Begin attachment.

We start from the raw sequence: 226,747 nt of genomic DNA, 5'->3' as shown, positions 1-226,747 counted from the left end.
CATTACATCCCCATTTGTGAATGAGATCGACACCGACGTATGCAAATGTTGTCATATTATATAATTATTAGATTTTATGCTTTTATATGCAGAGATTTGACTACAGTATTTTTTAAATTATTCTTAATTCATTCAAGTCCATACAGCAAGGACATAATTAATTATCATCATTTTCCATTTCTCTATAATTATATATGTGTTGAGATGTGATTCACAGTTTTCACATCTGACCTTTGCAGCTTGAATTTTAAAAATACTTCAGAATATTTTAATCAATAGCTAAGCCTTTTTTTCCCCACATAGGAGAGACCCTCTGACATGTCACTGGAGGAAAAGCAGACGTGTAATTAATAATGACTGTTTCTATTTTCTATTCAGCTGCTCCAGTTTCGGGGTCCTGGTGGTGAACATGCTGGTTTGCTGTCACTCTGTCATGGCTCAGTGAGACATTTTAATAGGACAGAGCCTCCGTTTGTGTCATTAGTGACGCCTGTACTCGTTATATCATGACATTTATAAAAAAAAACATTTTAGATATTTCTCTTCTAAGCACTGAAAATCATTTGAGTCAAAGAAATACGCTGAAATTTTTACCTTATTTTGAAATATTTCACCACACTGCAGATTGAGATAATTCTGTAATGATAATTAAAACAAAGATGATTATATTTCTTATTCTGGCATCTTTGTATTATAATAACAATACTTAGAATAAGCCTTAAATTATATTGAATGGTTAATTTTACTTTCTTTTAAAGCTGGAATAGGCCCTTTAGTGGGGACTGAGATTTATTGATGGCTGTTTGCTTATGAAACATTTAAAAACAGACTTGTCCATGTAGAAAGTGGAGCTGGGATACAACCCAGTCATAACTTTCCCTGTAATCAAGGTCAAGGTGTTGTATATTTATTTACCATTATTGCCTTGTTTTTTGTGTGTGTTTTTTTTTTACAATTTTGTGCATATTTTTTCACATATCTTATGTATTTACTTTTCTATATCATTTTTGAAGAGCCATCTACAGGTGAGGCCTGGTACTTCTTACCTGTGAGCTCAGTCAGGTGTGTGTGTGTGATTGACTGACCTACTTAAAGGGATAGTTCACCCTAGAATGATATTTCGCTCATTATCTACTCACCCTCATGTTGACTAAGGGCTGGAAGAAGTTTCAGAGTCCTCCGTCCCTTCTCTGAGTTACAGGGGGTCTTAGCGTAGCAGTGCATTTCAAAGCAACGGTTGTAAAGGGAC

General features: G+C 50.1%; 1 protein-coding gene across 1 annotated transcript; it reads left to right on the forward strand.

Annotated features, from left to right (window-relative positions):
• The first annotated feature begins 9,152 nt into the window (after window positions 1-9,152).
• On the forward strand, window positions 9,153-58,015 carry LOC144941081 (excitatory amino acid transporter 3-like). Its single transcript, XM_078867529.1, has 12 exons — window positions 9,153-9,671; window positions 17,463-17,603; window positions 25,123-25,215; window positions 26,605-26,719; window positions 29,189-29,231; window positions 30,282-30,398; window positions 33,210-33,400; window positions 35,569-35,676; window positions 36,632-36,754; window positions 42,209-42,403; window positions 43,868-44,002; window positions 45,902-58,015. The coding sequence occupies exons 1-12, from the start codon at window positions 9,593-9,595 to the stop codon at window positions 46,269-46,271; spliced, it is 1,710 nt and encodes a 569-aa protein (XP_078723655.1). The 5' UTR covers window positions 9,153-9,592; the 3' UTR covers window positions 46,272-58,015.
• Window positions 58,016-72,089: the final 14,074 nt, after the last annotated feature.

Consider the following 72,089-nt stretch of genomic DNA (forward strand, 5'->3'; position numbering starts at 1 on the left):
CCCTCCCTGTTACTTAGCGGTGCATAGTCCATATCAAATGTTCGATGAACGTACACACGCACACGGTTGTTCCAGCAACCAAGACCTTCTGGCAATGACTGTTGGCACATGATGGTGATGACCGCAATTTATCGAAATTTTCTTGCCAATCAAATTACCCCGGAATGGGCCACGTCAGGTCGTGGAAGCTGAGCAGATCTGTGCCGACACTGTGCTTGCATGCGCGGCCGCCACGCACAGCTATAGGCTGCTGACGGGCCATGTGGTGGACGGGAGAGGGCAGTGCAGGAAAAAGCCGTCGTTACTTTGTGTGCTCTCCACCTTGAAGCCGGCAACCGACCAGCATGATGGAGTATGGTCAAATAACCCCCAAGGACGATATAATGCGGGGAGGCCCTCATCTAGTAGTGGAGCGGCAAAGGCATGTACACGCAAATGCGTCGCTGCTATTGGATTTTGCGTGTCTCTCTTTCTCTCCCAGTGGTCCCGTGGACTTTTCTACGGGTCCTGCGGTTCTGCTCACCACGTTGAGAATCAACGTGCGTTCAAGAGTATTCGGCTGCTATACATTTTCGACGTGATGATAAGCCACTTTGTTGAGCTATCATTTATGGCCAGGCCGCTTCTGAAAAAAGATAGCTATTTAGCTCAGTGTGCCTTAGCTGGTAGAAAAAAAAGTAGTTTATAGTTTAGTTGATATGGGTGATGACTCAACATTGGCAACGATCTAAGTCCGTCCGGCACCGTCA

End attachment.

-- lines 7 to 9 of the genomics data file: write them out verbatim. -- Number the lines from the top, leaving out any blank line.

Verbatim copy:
• Window positions 58,016-72,089: the final 14,074 nt, after the last annotated feature.

Consider the following 72,089-nt stretch of genomic DNA (forward strand, 5'->3'; position numbering starts at 1 on the left):
CCCTCCCTGTTACTTAGCGGTGCATAGTCCATATCAAATGTTCGATGAACGTACACACGCACACGGTTGTTCCAGCAACCAAGACCTTCTGGCAATGACTGTTGGCACATGATGGTGATGACCGCAATTTATCGAAATTTTCTTGCCAATCAAATTACCCCGGAATGGGCCACGTCAGGTCGTGGAAGCTGAGCAGATCTGTGCCGACACTGTGCTTGCATGCGCGGCCGCCACGCACAGCTATAGGCTGCTGACGGGCCATGTGGTGGACGGGAGAGGGCAGTGCAGGAAAAAGCCGTCGTTACTTTGTGTGCTCTCCACCTTGAAGCCGGCAACCGACCAGCATGATGGAGTATGGTCAAATAACCCCCAAGGACGATATAATGCGGGGAGGCCCTCATCTAGTAGTGGAGCGGCAAAGGCATGTACACGCAAATGCGTCGCTGCTATTGGATTTTGCGTGTCTCTCTTTCTCTCCCAGTGGTCCCGTGGACTTTTCTACGGGTCCTGCGGTTCTGCTCACCACGTTGAGAATCAACGTGCGTTCAAGAGTATTCGGCTGCTATACATTTTCGACGTGATGATAAGCCACTTTGTTGAGCTATCATTTATGGCCAGGCCGCTTCTGAAAAAAGATAGCTATTTAGCTCAGTGTGCCTTAGCTGGTAGAAAAAAAAGTAGTTTATAGTTTAGTTGATATGGGTGATGACTCAACATTGGCAACGATCTAAGTCCGTCCGGCACCGTCA